The Overscheduled Child
By Dr. Kenneth Shore
A quick glance at a typical family calendar tells a revealing story. Their children’s schedules are often jam-packed. Monday’s soccer practice is followed by Tuesday’s gymnastics class. Wednesday is ballet and Thursday is piano. On Friday, it’s back to the soccer field.
While some children thrive with an abundance of after-school activities, others suffer the effects of overscheduling. Their circuits become overloaded and they are candidates for shutting down and burning out. And sometimes schoolwork takes a back seat to these activities. A day filled with activities may leave the child with little time or energy to do homework.
While child-development experts acknowledge the importance of providing a rich and stimulating environment for children, they also agree that parents can do too much for their child. What can parents do who are interested in providing their child with enriching experiences without overwhelming him?
Moderation should be your watchword as you set up your child’s schedule. Bear in mind his age. Limit your three- to five-year old to one or two activities per school semester, your six- to eight-year old to two or three activities, and your nine- to 12-year old to three or four activities. Keep your child’s interests and talents uppermost as you suggest activities and avoid imposing your agenda on him. Competitive activities should be avoided prior to second grade.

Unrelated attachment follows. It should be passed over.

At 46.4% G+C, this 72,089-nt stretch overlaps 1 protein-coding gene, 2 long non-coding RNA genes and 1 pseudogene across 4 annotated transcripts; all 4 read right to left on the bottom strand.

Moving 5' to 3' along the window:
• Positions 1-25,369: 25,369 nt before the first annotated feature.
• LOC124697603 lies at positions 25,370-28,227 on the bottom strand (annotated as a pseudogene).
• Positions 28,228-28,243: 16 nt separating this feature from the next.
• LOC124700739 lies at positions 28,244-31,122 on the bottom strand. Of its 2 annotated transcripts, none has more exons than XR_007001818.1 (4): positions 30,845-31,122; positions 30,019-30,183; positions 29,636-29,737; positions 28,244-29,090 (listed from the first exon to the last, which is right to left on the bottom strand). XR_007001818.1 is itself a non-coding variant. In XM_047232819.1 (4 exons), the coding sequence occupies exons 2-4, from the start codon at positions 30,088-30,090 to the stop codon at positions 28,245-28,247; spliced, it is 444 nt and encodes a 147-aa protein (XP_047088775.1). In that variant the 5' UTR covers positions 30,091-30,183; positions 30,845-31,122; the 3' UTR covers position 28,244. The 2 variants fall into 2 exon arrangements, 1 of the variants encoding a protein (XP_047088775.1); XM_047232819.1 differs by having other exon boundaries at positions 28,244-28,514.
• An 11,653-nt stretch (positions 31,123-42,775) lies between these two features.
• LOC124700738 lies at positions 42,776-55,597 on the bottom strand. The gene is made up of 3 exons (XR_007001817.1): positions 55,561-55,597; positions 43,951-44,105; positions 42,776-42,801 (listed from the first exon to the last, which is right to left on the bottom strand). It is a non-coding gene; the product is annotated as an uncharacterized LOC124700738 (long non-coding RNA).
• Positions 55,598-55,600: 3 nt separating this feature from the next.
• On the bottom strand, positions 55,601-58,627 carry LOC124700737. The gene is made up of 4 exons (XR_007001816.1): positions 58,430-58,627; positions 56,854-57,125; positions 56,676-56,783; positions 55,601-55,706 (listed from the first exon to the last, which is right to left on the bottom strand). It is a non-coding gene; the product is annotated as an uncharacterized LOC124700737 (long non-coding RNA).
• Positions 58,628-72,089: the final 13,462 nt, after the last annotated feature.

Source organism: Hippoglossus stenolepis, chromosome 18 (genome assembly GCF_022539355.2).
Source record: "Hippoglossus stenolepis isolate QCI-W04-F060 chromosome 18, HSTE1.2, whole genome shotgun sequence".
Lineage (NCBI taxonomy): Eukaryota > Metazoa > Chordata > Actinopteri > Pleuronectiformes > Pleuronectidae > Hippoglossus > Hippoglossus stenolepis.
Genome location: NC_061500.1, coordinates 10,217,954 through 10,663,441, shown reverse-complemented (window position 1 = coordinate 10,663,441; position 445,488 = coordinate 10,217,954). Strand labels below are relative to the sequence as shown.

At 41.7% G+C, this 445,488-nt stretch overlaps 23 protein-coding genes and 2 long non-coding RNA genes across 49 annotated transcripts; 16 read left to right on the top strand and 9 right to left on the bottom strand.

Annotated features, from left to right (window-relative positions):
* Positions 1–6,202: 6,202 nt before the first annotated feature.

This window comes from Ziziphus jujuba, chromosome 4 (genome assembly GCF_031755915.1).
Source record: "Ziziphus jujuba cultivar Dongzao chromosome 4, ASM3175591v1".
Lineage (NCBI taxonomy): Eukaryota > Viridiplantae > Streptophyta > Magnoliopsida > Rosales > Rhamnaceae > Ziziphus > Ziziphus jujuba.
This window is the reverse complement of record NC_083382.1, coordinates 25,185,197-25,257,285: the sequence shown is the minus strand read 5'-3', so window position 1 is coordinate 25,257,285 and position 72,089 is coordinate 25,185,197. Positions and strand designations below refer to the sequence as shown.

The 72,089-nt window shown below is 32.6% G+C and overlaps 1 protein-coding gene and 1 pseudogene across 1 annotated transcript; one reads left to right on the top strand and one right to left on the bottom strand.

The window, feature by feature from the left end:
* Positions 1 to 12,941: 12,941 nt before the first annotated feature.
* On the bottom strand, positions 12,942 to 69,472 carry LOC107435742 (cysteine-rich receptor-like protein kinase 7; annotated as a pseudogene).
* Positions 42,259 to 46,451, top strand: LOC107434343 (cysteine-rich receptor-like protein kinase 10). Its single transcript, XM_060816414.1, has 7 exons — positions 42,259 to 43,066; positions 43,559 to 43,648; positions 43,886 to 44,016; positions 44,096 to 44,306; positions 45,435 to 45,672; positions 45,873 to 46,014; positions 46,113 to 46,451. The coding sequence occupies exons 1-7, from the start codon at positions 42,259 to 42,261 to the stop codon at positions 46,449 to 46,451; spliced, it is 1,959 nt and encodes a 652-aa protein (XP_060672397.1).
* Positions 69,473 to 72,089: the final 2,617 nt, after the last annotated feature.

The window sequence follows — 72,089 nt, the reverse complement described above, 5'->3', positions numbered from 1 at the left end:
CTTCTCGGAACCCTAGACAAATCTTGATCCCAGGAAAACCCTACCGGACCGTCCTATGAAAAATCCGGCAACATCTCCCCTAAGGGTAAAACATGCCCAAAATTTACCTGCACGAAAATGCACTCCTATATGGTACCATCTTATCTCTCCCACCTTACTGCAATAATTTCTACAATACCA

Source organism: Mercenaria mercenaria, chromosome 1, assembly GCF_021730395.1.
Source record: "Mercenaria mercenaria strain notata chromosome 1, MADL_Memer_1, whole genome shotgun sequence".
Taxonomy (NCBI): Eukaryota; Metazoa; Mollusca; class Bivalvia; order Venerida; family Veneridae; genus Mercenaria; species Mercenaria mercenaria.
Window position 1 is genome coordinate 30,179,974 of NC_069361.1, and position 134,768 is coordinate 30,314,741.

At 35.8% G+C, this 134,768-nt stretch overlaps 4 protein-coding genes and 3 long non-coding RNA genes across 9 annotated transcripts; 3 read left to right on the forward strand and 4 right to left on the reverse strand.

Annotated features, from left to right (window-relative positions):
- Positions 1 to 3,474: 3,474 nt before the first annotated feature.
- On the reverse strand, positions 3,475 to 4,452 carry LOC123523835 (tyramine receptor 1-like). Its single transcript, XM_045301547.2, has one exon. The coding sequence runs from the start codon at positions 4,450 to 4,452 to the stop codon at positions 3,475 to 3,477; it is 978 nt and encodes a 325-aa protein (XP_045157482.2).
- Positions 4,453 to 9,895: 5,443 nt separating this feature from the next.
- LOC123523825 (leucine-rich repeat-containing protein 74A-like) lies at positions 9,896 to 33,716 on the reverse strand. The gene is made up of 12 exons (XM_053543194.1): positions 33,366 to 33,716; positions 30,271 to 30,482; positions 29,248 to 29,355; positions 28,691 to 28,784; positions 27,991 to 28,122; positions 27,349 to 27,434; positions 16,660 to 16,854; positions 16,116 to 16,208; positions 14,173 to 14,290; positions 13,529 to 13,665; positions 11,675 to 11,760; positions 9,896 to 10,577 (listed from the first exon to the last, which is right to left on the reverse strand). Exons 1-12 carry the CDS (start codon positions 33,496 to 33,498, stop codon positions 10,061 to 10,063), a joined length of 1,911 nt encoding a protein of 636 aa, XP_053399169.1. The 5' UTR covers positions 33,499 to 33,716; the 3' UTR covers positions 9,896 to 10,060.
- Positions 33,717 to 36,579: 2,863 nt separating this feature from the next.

Also consider what your child wants as well as what you think is practical. Reluctant children may need some gentle encouragement to pursue organized activities. Children who are initially skittish about trying an activity often end up enjoying it and even pursuing it further. Insist that he stick with the agreed-upon activity for a reasonable time before he can call it quits but at the same time don’t make him stay with an activity for six months or a year that he clearly dislikes.
Part of your job is to help your child find a balance between structured and unstructured time. Make sure there is time when his calendar is clear, some down time which belongs to him — and noone else. This is the time when he can try out a new computer game, climb a tree in the backyard, or jump rope in the driveway.
You may wish to establish some ground rules on how your child spends unstructured time. Set some limits on how long he can use the computer, watch TV or play video games. Once he has reached his limit, turn the TV off and tell him to find something else to do. Expect complaints from your child that he is bored. You might suggest some activities but don’t be lured into being his social director. He needs to learn how to deal with boredom. Eventually he will find something to do.